She had arrived in January accompanied by Norwegian aid workers, noting that Baghdad is “like any other large Middle Eastern city – noisy, pounding and fume-filled.” The first portion of her book tells of the pre-war period, during which she was continually frustrated in her attempts to connect with ordinary Iraqis. Like all other visitors, Seierstad was assigned an official “minder” (babysitter/watchdog) who accompanied her on every excursion outside her quarters, and even then she needed advance permission to travel. Foreigners were not allowed to wander freely. Yet she makes this portion of the book highly interesting, by describing in detail the sights and sounds and her conversations with the minder, with officials, with everyone.

With A Hundred and One Days, Seierstad does exactly what journalists are supposed to do: act as our eyes and ears in a place we can’t be. Excerpted in the book are a few magazine articles Seierstad wrote for European press while she was in Iraq, but the book brings us much more. There is also one important thing it does not bring us: Seierstad’s personal political views.

Different Iraqi voices are heard, but the general impression is of a people oppressed. Cell phones must be hidden; no one dares say a word against Saddam; the party line is parroted endlessly by everyone even in the most trivial of circumstances. During the military action, “BBC, CNN and Sky News … are closely monitored. When the journalists are reporting, a minder stands nearby listening to what is being said. It is prohibited to use words such as ‘dictator,’ ‘tyrant’ or ‘brutal’ to characterize Saddam Hussein, or to pinpoint targets that have been hit. They can be no more specific than ‘a large building, close by.’” In Saddam Hussein’s Iraq, you’re either with him or against him.

Before the war we sense oppression and fear along with resignation and defiance. During the war, Seierstad experiences tumult, destruction, constant adrenaline; some Iraqis express relief and even jubilation; some express rage; many express desperate anger as innocent civilians are killed mid-stride by shrapnel. Some continue to spout the party line. Some seem to believe it.

Afterward, Seierstad expertly sums up by quoting two Iraqis, men with whom we’ve grown familiar through the 101 days. Both are weeping. One says, “This is my country…Iraq is my country! It shall not be ruled by Americans.” The other says, “I am so happy. At last! At last we are free! At last we can start living! I love America.”

Seierstad has given us a vivid, captivating account that well satisfies both our emotional curiosity and our need – as in duty – to know.

What We Owe Iraq: War and the Ethics of Nation Building, by Noah Feldman, Princeton University Press, 2004, 154 pages.

Now that we’re in this mess, what should we do?

Noah Feldman, law professor at NYU and former advisor to the Coalition Provisional Authority in Iraq, lays out his case for nation building like he’s in court or maybe law school. (Including one use of the word “usufruct.” Me either.)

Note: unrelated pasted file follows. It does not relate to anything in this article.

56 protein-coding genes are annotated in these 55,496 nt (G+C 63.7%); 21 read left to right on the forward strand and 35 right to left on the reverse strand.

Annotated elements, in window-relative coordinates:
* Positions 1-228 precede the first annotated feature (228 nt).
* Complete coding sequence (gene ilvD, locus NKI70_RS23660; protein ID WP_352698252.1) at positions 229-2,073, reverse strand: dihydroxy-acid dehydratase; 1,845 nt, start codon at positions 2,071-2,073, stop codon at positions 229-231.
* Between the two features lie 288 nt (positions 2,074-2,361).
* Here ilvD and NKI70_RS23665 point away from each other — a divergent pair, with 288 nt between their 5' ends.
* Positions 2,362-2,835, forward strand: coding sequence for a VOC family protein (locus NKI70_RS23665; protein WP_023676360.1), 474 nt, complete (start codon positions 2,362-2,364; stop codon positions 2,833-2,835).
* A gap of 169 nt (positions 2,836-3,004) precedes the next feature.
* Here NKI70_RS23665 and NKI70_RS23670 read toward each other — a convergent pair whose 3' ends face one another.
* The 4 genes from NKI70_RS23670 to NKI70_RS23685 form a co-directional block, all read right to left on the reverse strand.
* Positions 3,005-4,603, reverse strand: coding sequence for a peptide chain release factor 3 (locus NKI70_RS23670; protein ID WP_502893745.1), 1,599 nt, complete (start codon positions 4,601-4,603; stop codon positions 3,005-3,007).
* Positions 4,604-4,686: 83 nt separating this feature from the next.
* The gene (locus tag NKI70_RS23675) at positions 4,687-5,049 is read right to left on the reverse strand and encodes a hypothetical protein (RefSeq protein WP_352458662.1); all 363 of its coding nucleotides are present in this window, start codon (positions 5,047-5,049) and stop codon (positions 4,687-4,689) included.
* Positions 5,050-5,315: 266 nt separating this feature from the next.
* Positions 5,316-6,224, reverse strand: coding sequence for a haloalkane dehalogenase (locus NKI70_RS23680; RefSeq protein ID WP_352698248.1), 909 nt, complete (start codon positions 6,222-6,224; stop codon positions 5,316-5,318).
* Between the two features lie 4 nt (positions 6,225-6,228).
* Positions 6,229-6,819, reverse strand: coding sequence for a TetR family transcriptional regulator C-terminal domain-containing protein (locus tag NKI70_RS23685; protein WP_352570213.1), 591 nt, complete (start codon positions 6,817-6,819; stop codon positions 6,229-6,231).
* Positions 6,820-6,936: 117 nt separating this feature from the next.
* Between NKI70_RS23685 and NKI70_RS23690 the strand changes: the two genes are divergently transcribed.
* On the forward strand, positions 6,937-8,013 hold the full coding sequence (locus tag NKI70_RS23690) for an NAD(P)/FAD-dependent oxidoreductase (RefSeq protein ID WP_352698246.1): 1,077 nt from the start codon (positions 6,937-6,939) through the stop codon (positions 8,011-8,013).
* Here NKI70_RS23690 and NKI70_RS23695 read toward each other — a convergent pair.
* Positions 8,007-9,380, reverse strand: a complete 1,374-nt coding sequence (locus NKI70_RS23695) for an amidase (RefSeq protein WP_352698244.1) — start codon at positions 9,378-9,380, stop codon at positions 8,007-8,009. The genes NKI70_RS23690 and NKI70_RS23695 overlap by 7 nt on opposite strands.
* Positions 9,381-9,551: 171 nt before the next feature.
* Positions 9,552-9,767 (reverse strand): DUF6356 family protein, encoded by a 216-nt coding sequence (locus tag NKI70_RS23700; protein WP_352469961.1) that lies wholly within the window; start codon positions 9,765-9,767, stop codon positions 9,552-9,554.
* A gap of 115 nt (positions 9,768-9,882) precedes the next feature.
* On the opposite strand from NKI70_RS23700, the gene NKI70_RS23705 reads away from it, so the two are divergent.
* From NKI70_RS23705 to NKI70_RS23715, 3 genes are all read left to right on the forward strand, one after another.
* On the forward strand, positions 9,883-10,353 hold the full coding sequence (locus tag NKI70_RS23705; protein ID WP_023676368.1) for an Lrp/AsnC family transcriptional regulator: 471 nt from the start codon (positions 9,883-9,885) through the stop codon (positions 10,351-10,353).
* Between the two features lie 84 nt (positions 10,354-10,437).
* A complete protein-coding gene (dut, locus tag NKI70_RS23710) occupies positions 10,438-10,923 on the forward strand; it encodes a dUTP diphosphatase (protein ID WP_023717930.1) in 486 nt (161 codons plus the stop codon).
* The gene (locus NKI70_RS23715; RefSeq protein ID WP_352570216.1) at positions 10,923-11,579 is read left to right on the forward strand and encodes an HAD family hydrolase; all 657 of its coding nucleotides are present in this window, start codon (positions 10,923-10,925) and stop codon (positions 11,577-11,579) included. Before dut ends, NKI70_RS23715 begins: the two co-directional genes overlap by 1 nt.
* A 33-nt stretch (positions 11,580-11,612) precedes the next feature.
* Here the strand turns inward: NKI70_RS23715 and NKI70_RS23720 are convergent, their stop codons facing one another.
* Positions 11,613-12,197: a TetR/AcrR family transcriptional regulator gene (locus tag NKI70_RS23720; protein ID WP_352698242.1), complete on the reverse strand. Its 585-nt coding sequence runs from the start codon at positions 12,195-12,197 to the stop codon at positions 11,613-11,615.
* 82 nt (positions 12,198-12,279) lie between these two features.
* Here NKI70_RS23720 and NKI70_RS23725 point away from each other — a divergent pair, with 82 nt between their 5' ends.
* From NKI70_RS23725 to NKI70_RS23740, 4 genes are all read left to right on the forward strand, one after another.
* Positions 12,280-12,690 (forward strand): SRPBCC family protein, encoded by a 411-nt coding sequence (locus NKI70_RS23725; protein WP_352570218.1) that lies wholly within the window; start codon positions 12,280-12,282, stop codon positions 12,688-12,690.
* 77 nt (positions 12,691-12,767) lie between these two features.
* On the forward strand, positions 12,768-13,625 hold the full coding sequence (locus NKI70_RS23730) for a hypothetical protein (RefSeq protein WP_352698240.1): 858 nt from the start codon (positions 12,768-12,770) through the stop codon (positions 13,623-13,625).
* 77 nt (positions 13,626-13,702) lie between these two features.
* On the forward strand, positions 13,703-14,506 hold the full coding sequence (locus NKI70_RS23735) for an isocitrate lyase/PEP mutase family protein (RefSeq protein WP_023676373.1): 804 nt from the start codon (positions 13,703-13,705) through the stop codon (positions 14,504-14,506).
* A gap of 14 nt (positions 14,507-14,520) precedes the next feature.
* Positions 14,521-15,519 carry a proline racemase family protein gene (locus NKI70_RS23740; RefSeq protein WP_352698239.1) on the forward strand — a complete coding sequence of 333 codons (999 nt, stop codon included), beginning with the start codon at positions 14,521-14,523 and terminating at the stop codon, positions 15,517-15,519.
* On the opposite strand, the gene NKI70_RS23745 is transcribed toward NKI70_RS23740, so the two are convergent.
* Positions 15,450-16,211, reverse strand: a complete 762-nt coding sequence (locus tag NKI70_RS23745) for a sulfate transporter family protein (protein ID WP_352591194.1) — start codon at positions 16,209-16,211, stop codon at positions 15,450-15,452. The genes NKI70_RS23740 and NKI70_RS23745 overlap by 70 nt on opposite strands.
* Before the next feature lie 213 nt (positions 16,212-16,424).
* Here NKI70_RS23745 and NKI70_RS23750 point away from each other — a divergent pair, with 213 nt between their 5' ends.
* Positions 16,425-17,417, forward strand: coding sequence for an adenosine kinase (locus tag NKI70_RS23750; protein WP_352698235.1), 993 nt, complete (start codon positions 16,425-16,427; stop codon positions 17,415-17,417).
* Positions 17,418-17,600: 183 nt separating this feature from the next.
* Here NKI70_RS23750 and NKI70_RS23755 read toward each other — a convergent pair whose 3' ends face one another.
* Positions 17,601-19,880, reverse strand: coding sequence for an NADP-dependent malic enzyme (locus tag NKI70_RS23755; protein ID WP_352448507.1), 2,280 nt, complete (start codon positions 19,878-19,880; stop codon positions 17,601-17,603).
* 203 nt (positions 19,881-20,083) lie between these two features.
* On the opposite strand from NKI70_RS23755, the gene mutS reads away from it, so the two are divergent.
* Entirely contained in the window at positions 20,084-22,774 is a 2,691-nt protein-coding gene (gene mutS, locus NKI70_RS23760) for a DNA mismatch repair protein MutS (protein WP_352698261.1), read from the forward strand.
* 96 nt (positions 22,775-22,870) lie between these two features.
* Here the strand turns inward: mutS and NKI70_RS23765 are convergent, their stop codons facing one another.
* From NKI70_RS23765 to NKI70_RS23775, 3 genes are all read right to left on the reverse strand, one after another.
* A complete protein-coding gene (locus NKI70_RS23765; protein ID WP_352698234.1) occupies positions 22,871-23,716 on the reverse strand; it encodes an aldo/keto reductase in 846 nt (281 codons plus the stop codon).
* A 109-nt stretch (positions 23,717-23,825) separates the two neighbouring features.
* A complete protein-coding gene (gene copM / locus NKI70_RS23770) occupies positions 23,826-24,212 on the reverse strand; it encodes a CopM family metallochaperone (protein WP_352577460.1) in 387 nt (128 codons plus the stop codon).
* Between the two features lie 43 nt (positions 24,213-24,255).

Forget what you thought we should do in March 2003, Feldman says; all that matters now is what we do now. And what we must do now, for ethical and practical reasons, is put Iraqis’ interests first, regardless of whose interests we acted in when we invaded.

Feldman’s preferred view of nation building is that the occupier is holding the authority to govern in trust for the people. “To nation build successfully and ethically, we need to abandon the paternalistic idea that we know how to produce a functioning, successful democracy better than do others,” he says. We simply owe the Iraqis stability and security and a push-start down their own path to forming their own democracy.

So while, yes, we owe it to them to butt out as much as possible (as per Polk, above), we also owe it to them to stick around long enough for a workable Iraq to gel. This we failed to do in Afghanistan, he says: “You can bet that Afghanistan will remain outside American national consciousness until that country reemerges as a staging ground for terrorism.” 

Feldman nicely articulates the many dilemmas inherent in nation building. He sounds hopeful even as he acknowledges how very many mines are in this field of endeavor. Stick it out through the highly abstract Chapter 1 (lots of “scenarios” and game theory) and you’ll be rewarded with a more real-world, debate-like discussion in Chapters 2 and 3. (That’s the whole thing. It’s a short book.) Feldman advised the Coalition Provisional Authority in Iraq in 2003, and has a couple of stories to tell. And for a guy who uses words like “usufruct,” he’s remarkably clear-headed. Then again, maybe you have to be.

Overall: a clear, thinky discussion of how we ought to behave in Iraq, presented in the style of a colloquial lecture.

- Lisa Parsons

2005 HippoPress LLC | Manchester, NH